While its acquisition of Activision for 70 billion dollars is under consideration, Microsoft is trying to prove that it is not he who will encroach on the principle of free competition. And to do this, what better than to tap on Sony, which does not want Game Pass on its PlayStations?
In a press release addressed to British regulators, Microsoft explains that it was slammed in the face by Sony after offering it an expansion of the Game Pass on the PlayStation ecosystem. The news comes as no surprise, but it does give Microsoft plenty to show to the authorities examining its titanic Activision-Blizzard takeover plan that it is actually Sony that is behind the principle of openness and free competition is problematic.
This information emerges as regulators closely monitor the intentions of Microsoft, which could, through this acquisition, gain significant market dominance by getting its hands on the very popular license. call of duty, published by Activision. A license that Microsoft has promised to continue to use on Xbox as on PlayStation… but which should however enter the Game Pass.
Passing Sony off as a vindictive market leader… and banging on the PlayStation Plus
” Xbox plans to bring content from Activision Blizzard to its multi-game subscription, Game Pass. This will benefit gamers, increasing subscription value and expanding access to Activision Blizzard content — Activision Blizzard has not allowed its licenses to be included in third-party subscriptions in a meaningful way in the past “Explains Microsoft while adopting the posture (a little truncated) of a outsider scorned by the first player in the video game industry.
Microsoft says Sony has “chosen to block Game
Pass from PlayStation” and that it has “elected to protect its revenues from sales of newly released games, rather than offer gamers the choice of accessing them via its subscription, PlayStation Plus.” All a response to UK’s CMA pic.twitter.com/ytOIhLRoIr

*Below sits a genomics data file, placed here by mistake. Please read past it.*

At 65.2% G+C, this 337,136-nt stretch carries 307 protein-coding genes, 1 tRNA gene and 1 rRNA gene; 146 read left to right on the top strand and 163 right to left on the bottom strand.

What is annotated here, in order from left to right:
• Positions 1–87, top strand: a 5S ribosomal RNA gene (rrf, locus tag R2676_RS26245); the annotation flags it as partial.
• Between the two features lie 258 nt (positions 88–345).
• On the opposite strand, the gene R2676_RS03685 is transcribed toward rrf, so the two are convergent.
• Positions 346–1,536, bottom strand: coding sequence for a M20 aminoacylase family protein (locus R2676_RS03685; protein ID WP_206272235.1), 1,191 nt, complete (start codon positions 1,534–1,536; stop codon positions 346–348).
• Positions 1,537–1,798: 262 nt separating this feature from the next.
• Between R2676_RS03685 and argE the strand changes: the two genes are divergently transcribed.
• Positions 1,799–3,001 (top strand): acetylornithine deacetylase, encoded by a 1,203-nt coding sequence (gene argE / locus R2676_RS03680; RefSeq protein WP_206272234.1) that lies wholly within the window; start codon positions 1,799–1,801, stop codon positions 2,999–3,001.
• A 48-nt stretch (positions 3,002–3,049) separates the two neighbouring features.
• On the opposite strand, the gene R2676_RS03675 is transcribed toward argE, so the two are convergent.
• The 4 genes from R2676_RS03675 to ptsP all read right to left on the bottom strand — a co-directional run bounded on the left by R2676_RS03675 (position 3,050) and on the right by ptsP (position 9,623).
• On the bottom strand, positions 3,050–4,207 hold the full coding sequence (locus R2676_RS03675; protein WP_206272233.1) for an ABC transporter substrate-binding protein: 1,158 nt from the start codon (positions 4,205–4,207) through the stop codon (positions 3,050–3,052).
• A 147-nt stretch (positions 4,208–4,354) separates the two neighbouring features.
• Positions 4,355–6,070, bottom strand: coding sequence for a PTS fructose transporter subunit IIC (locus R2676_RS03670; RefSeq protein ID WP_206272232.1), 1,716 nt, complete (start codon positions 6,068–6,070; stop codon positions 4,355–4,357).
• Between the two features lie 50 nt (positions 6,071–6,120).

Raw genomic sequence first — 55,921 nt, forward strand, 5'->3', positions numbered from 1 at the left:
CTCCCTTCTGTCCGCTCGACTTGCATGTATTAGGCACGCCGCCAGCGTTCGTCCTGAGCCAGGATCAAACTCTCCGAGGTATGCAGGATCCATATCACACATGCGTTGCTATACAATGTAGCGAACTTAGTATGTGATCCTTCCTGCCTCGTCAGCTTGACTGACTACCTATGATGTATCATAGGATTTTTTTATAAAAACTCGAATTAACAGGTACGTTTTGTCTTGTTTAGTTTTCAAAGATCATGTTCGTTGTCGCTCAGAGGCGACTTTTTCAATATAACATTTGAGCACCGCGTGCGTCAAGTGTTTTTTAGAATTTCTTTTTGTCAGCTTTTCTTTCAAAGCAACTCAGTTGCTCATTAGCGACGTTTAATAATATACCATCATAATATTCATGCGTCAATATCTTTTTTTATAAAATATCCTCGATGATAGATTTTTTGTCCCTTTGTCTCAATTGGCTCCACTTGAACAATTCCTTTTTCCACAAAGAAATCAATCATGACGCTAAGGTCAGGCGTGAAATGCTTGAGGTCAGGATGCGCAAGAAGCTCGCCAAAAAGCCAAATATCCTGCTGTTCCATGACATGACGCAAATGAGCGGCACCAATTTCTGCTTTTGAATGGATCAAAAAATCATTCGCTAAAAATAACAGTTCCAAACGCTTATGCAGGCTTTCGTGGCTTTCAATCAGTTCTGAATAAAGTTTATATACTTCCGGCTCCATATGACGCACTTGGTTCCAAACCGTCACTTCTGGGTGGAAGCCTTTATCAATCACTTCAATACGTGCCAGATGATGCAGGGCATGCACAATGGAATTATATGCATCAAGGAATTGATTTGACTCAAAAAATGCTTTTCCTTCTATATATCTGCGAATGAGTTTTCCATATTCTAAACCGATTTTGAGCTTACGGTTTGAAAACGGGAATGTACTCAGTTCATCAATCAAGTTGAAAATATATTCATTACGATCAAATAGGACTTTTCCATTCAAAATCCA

—Tom Warren (@tomwarren) October 12, 2022
” This increased competition [du Game Pass] was not well received by market leader, Sony, who opted to protect its revenue from sales of newly released games, rather than offering gamers the choice of accessing them through its subscription, PlayStation Plus “, continues Microsoft in a press release addressed to the British regulators, consulted by Tom Warren, journalist for The Verge.
Microsoft’s argument is essentially limited to saying that Sony doesn’t need Game Pass because it’s already number 1 in the market thanks to its PlayStation Plus offer. A way of presenting things to the advantage of the Redmond giant, which wants to prove that it is in good faith by revealing to regulators the underside of its relationship with Sony – and the refusal of the latter to the idea of host a competing subscription service on its own consoles, even if it means depriving players of the benefits of healthy competition.
Although Sony’s decision seems logical, given that Xbox Game Pass and PlayStation Now are direct competition, it mostly shows that Call of Duty is a fundamental piece in the video game industry, both for Xbox and PlayStation. Call of Duty, which is not only one of the best-selling games on PlayStation year after year, but also one of the most revenue-generating games for PlayStation.